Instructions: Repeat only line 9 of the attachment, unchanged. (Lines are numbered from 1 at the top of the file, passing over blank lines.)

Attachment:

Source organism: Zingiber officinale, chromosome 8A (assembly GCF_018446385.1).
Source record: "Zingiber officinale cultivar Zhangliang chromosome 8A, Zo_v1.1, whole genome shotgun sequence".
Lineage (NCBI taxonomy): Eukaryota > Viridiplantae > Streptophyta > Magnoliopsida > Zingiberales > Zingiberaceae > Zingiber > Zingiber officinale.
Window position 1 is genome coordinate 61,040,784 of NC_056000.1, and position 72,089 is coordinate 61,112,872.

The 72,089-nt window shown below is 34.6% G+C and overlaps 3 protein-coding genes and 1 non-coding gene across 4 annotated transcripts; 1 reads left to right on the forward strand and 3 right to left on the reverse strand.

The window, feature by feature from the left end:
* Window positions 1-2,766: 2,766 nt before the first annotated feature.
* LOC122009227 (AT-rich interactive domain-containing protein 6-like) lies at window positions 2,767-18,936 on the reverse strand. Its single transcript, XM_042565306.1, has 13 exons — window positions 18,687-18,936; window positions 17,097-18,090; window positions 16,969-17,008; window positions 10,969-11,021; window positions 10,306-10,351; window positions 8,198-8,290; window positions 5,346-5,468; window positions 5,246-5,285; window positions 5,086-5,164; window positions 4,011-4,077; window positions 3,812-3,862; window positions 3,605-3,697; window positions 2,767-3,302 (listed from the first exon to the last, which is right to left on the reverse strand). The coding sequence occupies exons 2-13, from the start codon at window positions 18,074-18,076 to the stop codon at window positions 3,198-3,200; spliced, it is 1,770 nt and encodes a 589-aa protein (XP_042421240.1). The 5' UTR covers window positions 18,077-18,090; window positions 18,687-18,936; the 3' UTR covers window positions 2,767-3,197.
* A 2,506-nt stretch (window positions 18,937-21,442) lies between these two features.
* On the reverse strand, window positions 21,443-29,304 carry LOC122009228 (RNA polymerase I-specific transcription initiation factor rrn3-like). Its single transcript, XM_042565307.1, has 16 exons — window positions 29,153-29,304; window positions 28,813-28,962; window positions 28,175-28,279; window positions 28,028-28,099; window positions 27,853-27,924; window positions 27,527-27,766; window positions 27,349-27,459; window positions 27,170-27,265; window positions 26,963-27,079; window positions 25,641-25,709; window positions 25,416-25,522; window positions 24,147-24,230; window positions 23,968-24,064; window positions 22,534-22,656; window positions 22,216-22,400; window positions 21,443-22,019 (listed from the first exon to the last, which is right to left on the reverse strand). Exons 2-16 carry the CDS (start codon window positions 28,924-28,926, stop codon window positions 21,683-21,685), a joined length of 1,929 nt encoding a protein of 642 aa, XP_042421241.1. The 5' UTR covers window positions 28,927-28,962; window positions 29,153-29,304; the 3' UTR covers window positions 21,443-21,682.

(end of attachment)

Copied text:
* A 2,506-nt stretch (window positions 18,937-21,442) lies between these two features.